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New London man, who once sued city over police misconduct, arrested again

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New London — City police again have arrested Lance Goode.

Goode, 51, of Groton was charged Wednesday with driving under the influence of alcohol or drugs, possession of narcotics, possession of narcotics with intent to sell and possession of drug paraphernalia.

According to police, Goode was arrested at 26 Mountain Ave. in New London at about 11:30 a.m. A press release put out Thursday morning from the New London Police Department said that at around 11:12 a.m., police "responded to a call for a male passed out behind the wheel of a running vehicle located partially on the sidewalk in the area of Mountain Avenue and Manwaring Street."

Police arrived at the scene and identified the man as Goode, the release said.

According to the release, police found and seized 1.5 grams of crack cocaine, 57 Alprazolam pills, eight individually packaged bags of heroin, a digital scale with narcotic residue and a narcotic smoking device.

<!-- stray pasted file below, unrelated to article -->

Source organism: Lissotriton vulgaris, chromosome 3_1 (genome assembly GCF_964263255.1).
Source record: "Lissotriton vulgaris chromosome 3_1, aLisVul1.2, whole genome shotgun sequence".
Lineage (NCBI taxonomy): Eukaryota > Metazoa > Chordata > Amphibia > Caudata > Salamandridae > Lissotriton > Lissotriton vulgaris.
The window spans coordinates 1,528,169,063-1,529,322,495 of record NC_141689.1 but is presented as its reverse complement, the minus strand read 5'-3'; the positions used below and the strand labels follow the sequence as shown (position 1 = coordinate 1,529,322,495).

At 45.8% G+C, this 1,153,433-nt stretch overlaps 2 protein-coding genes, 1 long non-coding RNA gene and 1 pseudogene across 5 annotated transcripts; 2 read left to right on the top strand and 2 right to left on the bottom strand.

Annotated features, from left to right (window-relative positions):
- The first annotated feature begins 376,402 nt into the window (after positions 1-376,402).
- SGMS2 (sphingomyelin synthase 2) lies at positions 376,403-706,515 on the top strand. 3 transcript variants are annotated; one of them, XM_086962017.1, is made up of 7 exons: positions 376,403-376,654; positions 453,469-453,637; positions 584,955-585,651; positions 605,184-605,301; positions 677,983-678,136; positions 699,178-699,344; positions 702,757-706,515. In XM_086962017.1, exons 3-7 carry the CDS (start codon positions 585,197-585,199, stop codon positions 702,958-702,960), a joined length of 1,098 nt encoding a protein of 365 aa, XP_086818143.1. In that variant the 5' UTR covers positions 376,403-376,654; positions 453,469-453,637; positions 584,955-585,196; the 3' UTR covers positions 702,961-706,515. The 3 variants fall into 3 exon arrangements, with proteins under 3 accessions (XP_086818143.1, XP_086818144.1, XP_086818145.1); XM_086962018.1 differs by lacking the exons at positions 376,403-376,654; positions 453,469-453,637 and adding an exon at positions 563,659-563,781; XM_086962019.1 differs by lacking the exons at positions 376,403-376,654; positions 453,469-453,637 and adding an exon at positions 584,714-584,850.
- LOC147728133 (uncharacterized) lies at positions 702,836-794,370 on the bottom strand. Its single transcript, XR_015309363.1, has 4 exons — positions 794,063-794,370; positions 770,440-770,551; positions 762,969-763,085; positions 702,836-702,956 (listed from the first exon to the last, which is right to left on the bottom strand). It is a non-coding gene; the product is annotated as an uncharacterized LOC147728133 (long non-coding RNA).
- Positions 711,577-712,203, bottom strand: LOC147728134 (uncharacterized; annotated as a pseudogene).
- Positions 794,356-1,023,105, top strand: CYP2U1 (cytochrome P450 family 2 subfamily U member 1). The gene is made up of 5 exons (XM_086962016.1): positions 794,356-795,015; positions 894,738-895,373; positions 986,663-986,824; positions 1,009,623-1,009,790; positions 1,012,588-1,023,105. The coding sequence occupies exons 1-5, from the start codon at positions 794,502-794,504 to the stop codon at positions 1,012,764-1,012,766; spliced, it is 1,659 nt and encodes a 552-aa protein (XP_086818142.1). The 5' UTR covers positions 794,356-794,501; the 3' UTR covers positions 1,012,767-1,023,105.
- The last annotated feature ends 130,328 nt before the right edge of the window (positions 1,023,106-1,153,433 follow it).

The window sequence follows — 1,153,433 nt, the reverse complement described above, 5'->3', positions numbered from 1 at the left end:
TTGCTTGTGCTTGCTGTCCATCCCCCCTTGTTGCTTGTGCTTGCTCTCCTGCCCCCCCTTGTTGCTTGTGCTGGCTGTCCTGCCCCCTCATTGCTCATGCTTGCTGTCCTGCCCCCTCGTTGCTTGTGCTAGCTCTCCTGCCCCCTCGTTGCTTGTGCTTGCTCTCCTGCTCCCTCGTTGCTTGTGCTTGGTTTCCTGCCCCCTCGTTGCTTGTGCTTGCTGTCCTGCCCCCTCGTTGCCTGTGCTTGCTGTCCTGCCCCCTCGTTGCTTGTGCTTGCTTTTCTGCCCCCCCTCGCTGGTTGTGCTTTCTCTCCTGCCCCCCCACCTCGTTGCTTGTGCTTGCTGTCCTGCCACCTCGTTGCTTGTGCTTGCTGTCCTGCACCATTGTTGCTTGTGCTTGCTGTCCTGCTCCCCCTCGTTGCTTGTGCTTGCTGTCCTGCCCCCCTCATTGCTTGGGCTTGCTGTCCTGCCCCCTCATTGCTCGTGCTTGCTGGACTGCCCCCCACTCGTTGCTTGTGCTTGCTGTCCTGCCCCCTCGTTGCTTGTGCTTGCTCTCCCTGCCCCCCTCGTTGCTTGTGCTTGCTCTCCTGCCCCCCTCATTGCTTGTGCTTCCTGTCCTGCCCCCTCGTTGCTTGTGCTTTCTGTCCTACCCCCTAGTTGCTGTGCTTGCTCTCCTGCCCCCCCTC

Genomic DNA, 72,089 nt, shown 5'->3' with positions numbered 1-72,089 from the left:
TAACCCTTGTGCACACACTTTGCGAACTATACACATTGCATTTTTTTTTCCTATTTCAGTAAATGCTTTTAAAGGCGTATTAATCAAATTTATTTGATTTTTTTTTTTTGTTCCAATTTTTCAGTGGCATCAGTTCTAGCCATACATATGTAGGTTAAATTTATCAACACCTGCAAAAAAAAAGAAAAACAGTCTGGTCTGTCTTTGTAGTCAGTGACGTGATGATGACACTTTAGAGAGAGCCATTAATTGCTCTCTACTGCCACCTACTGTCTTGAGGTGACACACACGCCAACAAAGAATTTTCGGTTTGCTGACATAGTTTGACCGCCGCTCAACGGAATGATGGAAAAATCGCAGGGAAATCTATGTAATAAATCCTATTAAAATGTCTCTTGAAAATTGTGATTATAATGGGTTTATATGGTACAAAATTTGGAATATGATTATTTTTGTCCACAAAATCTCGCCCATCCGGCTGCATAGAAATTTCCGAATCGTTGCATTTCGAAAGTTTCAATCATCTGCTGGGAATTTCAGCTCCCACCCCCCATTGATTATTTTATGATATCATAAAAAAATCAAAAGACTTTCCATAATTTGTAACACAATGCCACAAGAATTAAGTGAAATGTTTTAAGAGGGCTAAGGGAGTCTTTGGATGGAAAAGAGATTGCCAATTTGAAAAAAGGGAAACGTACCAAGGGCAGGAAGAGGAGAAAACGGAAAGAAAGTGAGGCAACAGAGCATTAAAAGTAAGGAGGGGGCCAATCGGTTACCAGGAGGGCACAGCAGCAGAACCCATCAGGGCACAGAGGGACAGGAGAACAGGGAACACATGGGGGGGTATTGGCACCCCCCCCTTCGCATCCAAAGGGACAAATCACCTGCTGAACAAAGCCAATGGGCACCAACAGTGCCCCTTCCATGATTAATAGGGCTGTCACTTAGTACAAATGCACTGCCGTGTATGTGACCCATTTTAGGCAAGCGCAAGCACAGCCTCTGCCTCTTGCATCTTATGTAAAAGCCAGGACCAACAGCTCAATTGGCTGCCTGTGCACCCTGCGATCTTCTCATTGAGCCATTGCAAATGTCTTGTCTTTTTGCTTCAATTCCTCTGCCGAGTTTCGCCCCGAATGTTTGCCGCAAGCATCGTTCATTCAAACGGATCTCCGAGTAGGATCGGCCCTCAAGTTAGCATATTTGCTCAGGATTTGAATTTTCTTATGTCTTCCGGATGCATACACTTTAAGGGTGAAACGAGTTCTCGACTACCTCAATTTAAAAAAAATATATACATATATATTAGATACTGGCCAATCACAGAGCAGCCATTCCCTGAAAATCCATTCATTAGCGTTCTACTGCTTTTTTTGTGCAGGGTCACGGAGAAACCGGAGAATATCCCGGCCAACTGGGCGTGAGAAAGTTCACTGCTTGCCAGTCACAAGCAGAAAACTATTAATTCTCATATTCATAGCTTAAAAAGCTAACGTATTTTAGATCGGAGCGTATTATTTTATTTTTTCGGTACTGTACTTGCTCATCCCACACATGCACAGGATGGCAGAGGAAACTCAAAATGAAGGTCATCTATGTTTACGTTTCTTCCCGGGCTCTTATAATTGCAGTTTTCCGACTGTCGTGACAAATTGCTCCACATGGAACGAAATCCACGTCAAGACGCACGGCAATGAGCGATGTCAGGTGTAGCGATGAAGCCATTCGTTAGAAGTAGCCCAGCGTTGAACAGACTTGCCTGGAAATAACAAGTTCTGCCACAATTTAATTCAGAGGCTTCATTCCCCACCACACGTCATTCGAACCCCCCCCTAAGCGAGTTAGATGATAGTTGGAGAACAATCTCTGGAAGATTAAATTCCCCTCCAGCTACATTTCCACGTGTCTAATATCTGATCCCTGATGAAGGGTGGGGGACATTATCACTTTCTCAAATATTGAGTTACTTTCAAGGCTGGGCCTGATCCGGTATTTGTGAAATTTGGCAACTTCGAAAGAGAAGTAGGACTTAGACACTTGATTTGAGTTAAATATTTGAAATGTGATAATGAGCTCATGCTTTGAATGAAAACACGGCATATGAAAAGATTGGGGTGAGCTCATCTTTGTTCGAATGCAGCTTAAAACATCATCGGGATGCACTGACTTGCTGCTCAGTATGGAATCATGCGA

Goode was given a court date of Nov. 22 and was released on a non-surety bond.

Goode's arrest is the latest development in a contentious history between the former New London resident and the city police department. He brought a federal civil rights lawsuit against the city in 2012 after a 2010 incident in which he claimed police used excessive force and falsely arrested him, then planted drugs on him in a separate incident six months later.

An integral part of the lawsuit was the claim that former K-9 Officer Roger Newton planted a bag of oxycodone near Goode's car during an October 2010 arrest. Newton was placed on administrative leave once a video of the arrest was made public. He later resigned from the department, although he claimed in a subsequent lawsuit against the city that he was forced to resign.

The Day reported in 2014 that Goode has "numerous felony drug convictions" and, at the time, was incarcerated on charges that he hindered a police investigation of the August 2013 fatal shooting of Jesus "Gee" Pinero.

In a different 2010 incident, Goode said several police officers smashed him into a wall and stunned him with a taser. He was charged with trespassing at a New London Housing Authority complex where his mother lived. A New London prosecutor later dismissed the trespassing charges.

In November 2014, the City Council approved a $50,000 settlement for Goode's lawsuit.

s.spinella@theday.com

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